I. Attorney Memoranda of Witness Statements May Contain Fact Work Product

Primarily relying on Hickman and Upjohn, Steptoe argues that all attorney memoranda of a witness's oral statements are opinion work product deserving of the utmost protection from discovery. In Hickman, the foundational case for the work-product doctrine, the plaintiff sought to discover memoranda prepared by defense counsel regarding defense interviews of numerous witnesses. 329 U.S. at 497-499. Explaining the importance of privacy in preparing a client's case, the Supreme Court stated that an attorney should be free to "assemble information, sift what he considers to be the relevant from the irrelevant facts, prepare his legal theories and plan his strategy without undue and needless interference." Id. at 510-11. In Upjohn, the IRS also sought to discover memoranda prepared by a company's general counsel regarding interviews the company conducted of its officers and employees. See 449 U.S. at 400 n.8 (noting that the attorney described his notes as containing "what [he] considered to be the important questions, the substance of the responses to them, [his] beliefs as to the importance of these, [his] beliefs as to how they related to the inquiry, [his] thoughts as to how they related to other questions," and in some instances "other questions that [he] would have to ask or things that [he] needed to find elsewhere"). Again, the Supreme Court clearly stated that "[f]orcing an attorney to disclose notes and memoranda of witnesses' oral statements is particularly disfavored because it tends to reveal the attorney's mental processes." Id. at 399-400.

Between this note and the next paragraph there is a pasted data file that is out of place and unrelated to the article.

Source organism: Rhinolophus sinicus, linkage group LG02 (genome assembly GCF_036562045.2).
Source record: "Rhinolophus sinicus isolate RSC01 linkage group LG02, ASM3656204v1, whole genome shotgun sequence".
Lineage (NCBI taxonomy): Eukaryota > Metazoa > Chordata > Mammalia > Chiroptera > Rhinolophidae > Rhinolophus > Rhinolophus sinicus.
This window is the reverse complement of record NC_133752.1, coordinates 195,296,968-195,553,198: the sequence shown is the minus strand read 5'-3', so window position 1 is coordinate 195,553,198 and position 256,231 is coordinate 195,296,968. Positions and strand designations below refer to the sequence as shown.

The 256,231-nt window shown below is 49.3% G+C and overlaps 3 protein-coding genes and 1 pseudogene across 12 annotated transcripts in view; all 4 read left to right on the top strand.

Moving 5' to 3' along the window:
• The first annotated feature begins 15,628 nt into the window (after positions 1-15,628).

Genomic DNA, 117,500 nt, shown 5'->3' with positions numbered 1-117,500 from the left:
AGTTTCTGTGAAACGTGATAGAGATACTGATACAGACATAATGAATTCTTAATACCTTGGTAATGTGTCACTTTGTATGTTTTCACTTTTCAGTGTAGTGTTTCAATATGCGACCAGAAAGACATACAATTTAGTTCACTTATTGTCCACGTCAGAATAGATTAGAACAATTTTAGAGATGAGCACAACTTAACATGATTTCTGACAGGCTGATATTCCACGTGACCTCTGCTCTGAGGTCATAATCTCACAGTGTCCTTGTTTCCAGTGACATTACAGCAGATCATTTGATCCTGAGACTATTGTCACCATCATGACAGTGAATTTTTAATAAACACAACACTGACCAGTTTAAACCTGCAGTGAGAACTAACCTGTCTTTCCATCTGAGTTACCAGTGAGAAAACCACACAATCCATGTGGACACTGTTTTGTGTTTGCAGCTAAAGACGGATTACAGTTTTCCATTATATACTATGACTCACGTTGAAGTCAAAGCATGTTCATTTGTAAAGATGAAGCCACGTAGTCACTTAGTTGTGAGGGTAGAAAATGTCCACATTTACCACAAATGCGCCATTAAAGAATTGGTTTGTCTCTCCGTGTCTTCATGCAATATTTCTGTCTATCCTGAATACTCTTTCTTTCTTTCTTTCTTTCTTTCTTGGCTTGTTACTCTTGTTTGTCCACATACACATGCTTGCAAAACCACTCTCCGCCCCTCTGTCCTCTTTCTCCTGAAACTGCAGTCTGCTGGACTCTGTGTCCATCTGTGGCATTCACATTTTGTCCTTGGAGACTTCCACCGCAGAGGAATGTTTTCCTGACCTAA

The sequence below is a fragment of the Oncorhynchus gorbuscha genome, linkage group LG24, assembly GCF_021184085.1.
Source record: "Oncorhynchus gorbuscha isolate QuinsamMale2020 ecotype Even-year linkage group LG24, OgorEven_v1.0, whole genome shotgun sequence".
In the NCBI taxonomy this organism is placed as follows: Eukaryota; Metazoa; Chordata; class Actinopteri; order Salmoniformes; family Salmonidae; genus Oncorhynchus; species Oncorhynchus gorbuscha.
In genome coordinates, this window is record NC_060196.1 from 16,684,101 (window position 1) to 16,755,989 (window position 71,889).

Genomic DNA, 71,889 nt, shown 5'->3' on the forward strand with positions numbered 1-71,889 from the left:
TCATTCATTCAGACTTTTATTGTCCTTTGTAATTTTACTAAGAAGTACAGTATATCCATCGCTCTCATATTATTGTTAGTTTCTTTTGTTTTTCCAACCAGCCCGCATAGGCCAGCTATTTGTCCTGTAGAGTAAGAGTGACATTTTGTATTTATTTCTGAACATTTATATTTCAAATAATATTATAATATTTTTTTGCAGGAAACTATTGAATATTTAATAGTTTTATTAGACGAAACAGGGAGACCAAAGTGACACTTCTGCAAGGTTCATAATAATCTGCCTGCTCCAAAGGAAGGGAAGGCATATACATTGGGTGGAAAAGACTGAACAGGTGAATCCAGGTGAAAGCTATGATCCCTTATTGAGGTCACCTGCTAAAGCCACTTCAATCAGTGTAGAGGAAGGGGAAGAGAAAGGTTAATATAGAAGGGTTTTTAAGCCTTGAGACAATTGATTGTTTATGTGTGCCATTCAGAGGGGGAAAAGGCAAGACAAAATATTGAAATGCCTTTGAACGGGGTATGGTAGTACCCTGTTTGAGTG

As the work-product doctrine developed, courts were mainly concerned with protecting counsel's own interviews from being divulged to an adversary in the same litigation. In conducting an interview, an attorney shapes the questions that are asked, and there is a danger that the questioning alone may reveal an attorney's theory or thought processes. There is also the concern that an attorney's notes of an interview may include his reactions to certain responses and his thoughts for future development of the case. But these concerns are not present in all situations. For example, in In re John Doe Corp., 675 F.2d 482 (2d Cir. 1982), after an in camera review of attorney notes from an interview, the Second Circuit ordered their production. Because "[t]he notes recite in a paraphrased, abbreviated form, statements by Employee A relating to events surrounding the payment," the court noted that "their production will not trench upon any substantial interest protected by the work-product immunity." Id. at 493. The court further explained that to "the extent that the statements imply the attorney's questions from which inferences might be drawn as to his thinking, those inferences merely disclose the concerns a layman would have as well as a lawyer in these particular circumstances, and in no way reveal anything worthy of the description 'legal theory.'" Id.